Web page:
Zimbabweans count their toes as inflation soars above 130%
Harare(Zimbabwe)- Battling rampant inflation, Zimbabweans are counting their toes as they struggle to buy food for their families.
An internet rumour blazed through the country that desperate people were selling their toes for cash. The false report became so widespread that the country’s Deputy Minister of Information Kindness Paradza visited street vendors in central Harare earlier this month to debunk it.
One-by-one the traders took off their shoes to show that they had all 10 toes, as Zimbabwe’s state media recorded the digital investigation.
Paradza declared the toes-for-money story a hoax, as did local and foreign fact-checkers. Police later arrested a street vendor who now faces a fine or 6 months in jail on charges of a criminal nuisance for allegedly starting the story.
It’s starkly true, however, that Zimbabweans are finding it increasingly difficult to make ends meet. Since the start of Russia’s war in Ukraine, Zimbabwe’s inflation rate has shot up from 66% to more than 130%, according to official statistics.
The war in Ukraine has exacerbated inflation rising around the world. Consumer prices in the 19 European Union countries that use the euro currency surged 8.1% in May, a record rate as energy and food costs climb. In the U.S. and the United Kingdom, annual inflation hit or was close to 40-year highs of 8.3% and 9%, respectively, in April. Turkey approached Zimbabwe’s eye-watering prices, with inflation reaching 73.5% in May, the highest in 24 years.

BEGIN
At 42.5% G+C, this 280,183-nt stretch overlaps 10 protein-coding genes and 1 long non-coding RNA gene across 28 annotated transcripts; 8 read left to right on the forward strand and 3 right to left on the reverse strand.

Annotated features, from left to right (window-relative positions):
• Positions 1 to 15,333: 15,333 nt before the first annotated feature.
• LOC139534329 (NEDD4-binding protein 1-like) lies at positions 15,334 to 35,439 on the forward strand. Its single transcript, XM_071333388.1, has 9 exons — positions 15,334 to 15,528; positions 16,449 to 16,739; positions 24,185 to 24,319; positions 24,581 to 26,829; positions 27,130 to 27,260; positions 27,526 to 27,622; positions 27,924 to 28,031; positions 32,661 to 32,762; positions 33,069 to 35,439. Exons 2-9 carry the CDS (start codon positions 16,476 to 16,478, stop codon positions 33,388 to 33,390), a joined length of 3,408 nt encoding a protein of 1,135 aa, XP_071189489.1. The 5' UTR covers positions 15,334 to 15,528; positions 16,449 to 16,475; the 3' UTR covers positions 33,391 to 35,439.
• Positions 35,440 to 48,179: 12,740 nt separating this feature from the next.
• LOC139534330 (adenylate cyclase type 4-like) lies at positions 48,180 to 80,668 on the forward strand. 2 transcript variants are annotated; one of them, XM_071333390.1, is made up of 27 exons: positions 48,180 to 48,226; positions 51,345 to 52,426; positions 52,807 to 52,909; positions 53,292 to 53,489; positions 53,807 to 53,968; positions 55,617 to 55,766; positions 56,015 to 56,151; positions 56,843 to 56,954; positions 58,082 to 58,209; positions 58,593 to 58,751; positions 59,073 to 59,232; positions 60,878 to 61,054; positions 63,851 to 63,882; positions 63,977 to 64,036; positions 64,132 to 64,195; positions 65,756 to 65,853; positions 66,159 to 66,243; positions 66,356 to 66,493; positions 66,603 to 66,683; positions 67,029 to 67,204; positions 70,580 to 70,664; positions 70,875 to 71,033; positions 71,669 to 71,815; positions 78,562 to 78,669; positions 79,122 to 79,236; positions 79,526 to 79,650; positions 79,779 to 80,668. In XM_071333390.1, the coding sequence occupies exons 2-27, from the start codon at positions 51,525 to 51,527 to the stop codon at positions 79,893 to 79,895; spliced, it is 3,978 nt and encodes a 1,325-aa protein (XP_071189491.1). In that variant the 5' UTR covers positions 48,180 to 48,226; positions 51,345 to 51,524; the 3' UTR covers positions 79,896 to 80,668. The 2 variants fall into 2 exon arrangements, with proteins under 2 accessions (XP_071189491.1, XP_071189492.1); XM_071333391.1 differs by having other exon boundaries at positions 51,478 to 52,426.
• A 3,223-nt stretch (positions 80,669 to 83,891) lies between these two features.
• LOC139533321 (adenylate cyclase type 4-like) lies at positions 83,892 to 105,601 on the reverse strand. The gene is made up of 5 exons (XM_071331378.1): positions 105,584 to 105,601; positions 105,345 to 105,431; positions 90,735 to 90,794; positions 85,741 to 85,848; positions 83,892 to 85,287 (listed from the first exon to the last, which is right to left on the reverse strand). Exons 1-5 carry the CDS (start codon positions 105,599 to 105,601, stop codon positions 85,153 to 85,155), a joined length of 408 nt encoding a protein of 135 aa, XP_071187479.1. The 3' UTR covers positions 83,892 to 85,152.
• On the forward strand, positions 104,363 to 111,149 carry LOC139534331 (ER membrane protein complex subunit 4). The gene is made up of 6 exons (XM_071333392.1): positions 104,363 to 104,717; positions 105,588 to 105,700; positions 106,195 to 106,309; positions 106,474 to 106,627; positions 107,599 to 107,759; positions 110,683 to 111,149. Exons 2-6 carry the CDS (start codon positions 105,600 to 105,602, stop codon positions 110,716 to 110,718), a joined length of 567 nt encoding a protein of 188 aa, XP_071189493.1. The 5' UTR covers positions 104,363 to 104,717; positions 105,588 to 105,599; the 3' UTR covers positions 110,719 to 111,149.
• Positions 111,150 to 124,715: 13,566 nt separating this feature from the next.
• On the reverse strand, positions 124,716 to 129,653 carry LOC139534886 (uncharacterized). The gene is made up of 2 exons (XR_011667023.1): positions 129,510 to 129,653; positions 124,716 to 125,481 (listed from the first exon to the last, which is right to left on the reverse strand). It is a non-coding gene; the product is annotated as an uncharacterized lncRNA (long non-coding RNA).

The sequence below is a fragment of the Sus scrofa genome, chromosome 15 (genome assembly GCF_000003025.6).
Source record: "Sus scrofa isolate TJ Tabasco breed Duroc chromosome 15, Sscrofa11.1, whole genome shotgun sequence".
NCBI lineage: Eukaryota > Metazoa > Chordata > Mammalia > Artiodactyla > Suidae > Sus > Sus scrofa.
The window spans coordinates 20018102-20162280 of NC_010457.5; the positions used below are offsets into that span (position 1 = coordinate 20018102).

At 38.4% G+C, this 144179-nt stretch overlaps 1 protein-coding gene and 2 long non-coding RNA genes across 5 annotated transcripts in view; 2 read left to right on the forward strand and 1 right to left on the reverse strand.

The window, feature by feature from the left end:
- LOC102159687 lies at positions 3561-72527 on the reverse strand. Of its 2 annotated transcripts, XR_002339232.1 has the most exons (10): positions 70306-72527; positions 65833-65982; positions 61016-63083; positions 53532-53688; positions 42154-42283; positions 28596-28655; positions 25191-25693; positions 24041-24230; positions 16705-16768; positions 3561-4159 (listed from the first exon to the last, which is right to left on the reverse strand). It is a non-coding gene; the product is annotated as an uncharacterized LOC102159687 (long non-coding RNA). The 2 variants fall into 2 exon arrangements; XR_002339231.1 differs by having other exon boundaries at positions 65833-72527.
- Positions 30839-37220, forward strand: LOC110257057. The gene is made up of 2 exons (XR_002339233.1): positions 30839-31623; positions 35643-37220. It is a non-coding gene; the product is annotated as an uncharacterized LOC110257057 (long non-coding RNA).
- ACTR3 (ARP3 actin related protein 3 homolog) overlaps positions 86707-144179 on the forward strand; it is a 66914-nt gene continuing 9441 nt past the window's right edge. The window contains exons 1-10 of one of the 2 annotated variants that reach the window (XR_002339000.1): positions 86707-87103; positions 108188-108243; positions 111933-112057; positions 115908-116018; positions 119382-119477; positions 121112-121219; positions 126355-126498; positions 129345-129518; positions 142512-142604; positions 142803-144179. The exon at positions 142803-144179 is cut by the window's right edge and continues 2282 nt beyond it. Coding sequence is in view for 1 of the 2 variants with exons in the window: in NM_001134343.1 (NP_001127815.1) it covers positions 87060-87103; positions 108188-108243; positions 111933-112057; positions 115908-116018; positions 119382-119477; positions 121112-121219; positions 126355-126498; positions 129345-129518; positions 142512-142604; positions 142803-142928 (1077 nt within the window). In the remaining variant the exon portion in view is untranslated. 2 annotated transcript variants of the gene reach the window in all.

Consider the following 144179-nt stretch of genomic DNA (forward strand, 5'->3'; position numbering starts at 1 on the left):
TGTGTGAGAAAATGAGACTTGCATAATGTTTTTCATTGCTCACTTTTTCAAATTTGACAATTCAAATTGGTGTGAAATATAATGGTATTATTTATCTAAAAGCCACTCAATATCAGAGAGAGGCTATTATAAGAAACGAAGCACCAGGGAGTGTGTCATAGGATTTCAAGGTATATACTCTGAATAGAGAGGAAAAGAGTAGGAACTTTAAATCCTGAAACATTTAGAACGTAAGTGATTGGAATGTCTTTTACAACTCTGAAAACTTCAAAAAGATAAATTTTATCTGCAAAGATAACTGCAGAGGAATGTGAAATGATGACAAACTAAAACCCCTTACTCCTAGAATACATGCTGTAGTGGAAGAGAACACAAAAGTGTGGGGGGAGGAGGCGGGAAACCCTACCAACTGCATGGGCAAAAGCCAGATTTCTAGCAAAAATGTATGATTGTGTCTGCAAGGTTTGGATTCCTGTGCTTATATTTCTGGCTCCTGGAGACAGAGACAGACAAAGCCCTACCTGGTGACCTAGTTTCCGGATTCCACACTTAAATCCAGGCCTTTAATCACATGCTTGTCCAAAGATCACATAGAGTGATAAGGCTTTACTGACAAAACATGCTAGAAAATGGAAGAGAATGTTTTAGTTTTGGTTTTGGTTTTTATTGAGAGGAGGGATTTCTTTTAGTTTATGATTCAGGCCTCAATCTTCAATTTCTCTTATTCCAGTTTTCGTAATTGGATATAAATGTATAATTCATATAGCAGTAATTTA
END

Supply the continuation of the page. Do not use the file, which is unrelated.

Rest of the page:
Across the country, currency traders line the streets and crowd entrances to shopping centres waving wads of both the local currency and U.S dollars.
Many Zimbabweans who earn in a local currency such as government workers are forced to source dollars on the illegal market, where exchange rates are soaring, to pay for goods and services that are increasingly being charged in U.S. dollars.
Retailers said the rising rates for U.S. dollars on the illegal market are forcing them to frequently increase prices, often every few days, to allow them to restock.
The once-prosperous southern African country’s economy is battered by years of de-industrialization, corruption, low investment, low exports and high debt. Zimbabwe struggles to generate an adequate inflow of greenbacks needed for its largely dollarized local economy.
Ordinary Zimbabweans are returning to coping mechanisms they relied on during the hyperinflationary era such as skipping meals. Others now buy food items in smaller quantities, sometimes in such tiny packages, they are enough for just a single meal. Locals call them “tsaona,” meaning “accident” in the local Shona language.